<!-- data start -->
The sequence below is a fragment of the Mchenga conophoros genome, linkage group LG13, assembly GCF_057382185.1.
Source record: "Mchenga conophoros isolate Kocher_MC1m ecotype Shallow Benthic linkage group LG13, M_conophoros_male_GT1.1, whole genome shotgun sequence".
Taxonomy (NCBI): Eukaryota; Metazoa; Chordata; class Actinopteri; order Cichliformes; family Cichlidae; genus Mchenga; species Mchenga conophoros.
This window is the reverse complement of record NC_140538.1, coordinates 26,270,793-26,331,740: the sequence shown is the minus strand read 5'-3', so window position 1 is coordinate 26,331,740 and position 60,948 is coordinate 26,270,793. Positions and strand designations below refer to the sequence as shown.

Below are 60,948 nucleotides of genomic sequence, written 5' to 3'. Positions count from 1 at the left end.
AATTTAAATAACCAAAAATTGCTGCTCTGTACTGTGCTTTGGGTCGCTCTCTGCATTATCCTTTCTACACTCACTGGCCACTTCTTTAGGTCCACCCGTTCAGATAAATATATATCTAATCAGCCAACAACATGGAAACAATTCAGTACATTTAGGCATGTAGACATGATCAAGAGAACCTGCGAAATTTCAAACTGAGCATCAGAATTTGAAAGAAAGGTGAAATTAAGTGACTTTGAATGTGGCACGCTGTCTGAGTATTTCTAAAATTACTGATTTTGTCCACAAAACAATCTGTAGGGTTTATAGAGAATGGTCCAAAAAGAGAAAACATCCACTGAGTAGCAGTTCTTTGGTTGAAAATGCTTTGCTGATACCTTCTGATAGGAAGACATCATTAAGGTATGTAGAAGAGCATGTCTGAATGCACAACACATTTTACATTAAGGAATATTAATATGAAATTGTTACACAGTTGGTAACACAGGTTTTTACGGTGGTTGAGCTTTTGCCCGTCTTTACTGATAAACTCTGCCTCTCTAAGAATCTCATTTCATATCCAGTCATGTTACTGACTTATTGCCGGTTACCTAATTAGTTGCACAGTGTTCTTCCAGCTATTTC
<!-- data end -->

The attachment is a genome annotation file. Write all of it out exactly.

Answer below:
The sequence below is a fragment of the Mchenga conophoros genome, linkage group LG13, assembly GCF_057382185.1.
Source record: "Mchenga conophoros isolate Kocher_MC1m ecotype Shallow Benthic linkage group LG13, M_conophoros_male_GT1.1, whole genome shotgun sequence".
Taxonomy (NCBI): Eukaryota; Metazoa; Chordata; class Actinopteri; order Cichliformes; family Cichlidae; genus Mchenga; species Mchenga conophoros.
This window is the reverse complement of record NC_140538.1, coordinates 26,270,793-26,331,740: the sequence shown is the minus strand read 5'-3', so window position 1 is coordinate 26,331,740 and position 60,948 is coordinate 26,270,793. Positions and strand designations below refer to the sequence as shown.

Below are 60,948 nucleotides of genomic sequence, written 5' to 3'. Positions count from 1 at the left end.
AATTTAAATAACCAAAAATTGCTGCTCTGTACTGTGCTTTGGGTCGCTCTCTGCATTATCCTTTCTACACTCACTGGCCACTTCTTTAGGTCCACCCGTTCAGATAAATATATATCTAATCAGCCAACAACATGGAAACAATTCAGTACATTTAGGCATGTAGACATGATCAAGAGAACCTGCGAAATTTCAAACTGAGCATCAGAATTTGAAAGAAAGGTGAAATTAAGTGACTTTGAATGTGGCACGCTGTCTGAGTATTTCTAAAATTACTGATTTTGTCCACAAAACAATCTGTAGGGTTTATAGAGAATGGTCCAAAAAGAGAAAACATCCACTGAGTAGCAGTTCTTTGGTTGAAAATGCTTTGCTGATACCTTCTGATAGGAAGACATCATTAAGGTATGTAGAAGAGCATGTCTGAATGCACAACACATTTTACATTAAGGAATATTAATATGAAATTGTTACACAGTTGGTAACACAGGTTTTTACGGTGGTTGAGCTTTTGCCCGTCTTTACTGATAAACTCTGCCTCTCTAAGAATCTCATTTCATATCCAGTCATGTTACTGACTTATTGCCGGTTACCTAATTAGTTGCACAGTGTTCTTCCAGCTATTTC